A.G. Schneiderman Announces Settlement In Housing Discrimination Case After Undercover Investigation

Landlord in Capital Region Treated Families With Children and African American Applicants Unequally

Agreement Requires Changes To Rental Policies To Ensure Equal Access to Housing, And Thousands Of Dollars In Penalties

Schneiderman: My Office Will Not Tolerate Housing Discrimination

 

ALBANY – Following an undercover housing discrimination investigation, Attorney General Eric T. Schneiderman today announced that his office reached a settlement with the owner, management company, and rental agent of Shady Lane Apartments, a 444-unit residential apartment complex in Glenville, Schenectady County.  The Office of the Attorney General filed a lawsuit in July 2010 charging the complex with discriminating against families with children and African-Americans in the renting of apartments. 

Under the agreement with the Attorney General, Shady Lane Realty, Inc., the owner of Shady Lane Apartments, and Socha Management, Inc., its management company, are required to develop and implement non-discriminatory rental procedures and a non-discrimination policy, notify the public of its non-discrimination policy, require fair housing training for all rental agents, provide periodic reports to the Attorney General's Office, and pay a $22,500 penalty to the State of New York. 

“Depriving people of housing because they have children or because of their race is not only illegal, it is unconscionable," said Attorney General Schneiderman. “Landlords who violate our state’s fair housing laws will be held accountable. My office will not tolerate people being told where they can and cannot live based on their familial status, race, or any other unlawful reasons, and will continue to work to ensure equal access to housing for all New Yorkers."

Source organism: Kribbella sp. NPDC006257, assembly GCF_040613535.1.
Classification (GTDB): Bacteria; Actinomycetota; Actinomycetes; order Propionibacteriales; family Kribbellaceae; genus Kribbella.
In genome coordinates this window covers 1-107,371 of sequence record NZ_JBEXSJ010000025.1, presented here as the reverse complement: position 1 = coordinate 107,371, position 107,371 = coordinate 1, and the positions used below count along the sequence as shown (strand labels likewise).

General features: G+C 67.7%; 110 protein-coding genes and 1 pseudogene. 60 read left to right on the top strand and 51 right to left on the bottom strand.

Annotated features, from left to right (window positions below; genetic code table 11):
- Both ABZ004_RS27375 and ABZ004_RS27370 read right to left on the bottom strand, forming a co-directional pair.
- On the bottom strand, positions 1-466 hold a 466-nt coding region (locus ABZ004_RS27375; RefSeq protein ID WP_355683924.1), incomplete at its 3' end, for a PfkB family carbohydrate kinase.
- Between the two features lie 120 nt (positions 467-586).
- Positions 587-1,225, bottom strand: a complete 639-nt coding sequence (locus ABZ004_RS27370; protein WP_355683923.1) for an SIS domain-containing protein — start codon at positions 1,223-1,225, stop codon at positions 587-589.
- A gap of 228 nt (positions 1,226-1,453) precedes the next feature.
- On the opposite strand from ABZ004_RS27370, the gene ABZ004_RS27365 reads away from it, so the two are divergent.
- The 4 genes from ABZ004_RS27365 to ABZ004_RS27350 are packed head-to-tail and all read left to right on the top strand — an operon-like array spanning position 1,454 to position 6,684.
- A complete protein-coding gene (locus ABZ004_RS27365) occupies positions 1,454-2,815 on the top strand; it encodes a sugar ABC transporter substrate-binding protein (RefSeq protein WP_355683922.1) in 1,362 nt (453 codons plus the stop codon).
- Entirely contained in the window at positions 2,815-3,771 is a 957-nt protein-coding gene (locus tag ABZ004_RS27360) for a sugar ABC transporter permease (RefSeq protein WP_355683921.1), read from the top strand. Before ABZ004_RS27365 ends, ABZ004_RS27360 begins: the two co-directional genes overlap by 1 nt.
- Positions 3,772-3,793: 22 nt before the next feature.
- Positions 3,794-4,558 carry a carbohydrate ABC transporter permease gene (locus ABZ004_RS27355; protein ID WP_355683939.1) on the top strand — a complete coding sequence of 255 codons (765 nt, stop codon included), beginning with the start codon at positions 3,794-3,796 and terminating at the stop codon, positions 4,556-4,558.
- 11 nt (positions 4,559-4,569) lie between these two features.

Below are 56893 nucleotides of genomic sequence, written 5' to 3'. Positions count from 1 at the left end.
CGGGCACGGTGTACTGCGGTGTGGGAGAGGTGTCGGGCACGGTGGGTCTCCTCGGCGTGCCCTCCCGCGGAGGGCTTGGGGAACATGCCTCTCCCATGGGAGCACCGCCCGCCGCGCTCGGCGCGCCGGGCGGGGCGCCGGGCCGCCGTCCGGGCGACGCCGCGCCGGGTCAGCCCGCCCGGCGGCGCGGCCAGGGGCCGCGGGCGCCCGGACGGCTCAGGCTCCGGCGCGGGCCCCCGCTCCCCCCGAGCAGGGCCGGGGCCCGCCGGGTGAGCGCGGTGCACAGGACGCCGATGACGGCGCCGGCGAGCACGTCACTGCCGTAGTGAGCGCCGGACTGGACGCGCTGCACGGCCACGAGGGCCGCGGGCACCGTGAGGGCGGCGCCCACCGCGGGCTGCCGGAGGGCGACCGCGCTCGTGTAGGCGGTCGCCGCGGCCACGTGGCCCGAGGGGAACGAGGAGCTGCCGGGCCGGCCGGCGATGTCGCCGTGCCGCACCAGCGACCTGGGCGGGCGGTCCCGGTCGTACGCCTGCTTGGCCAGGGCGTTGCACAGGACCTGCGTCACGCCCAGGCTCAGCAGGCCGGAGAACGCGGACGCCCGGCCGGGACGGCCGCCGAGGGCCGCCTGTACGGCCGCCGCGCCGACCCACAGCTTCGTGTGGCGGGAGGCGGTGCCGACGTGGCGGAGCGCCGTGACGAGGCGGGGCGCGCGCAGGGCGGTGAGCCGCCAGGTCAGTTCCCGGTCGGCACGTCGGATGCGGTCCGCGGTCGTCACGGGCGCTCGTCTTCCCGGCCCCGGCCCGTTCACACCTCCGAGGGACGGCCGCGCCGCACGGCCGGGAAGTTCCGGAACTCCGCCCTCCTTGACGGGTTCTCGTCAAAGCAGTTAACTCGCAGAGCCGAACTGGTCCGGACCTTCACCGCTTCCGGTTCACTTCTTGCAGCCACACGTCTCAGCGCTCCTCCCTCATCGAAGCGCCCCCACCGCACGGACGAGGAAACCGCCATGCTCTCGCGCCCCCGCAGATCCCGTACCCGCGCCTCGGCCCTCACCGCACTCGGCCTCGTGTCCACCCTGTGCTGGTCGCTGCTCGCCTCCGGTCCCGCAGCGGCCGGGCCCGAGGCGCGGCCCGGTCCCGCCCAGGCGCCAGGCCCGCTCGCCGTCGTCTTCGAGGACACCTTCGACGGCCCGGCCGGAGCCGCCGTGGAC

Today's settlement follows an undercover investigation conducted by the Office of the Attorney General in 2010 in which individuals posed as potential renters.  The undercover operation was conducted under the Fair Housing Testing Program, which identifies unlawful housing discrimination based on, among other factors, race, national origin, disability or familial status. 

The investigation revealed differences in treatment between the individuals with children and those without children.  For example, families without children were shown available apartments while families with children were told there was a waiting list for apartments. Further, the evidence showed that the defendants maintained a long-standing marketing campaign advertising the appeal of the complex as "adult luxury living" and "mature living," discouraging families with children from applying. The fair housing tests also revealed, among other things, discrepancies in how African-American and white testers were treated when asking about available apartments.

Merrilee Witherell, Executive Director of the Fair Housing Council of Central New York stated: "Even though the Fair Housing Act was passed more than 40 years ago, discrimination in housing persists. This case serves as notice that unlawful discrimination will not be tolerated and that violators will be punished to the fullest extent of the law.  I applaud Attorney General Schneiderman for fighting to ensure equal housing opportunities for all New Yorkers."

New Yorkers who believe they are being discriminated against by landlords or providers of housing-related services are urged to contact the Attorney General’s Office at (212) 416-8250 or visit:  www.ag.ny.gov

The case is being handled by Assistant Attorneys Generals Sunita Kini-Tandon and Brooke P. Davis, under the supervision of Spencer Freedman, Chief Counsel for Civil Rights.

 

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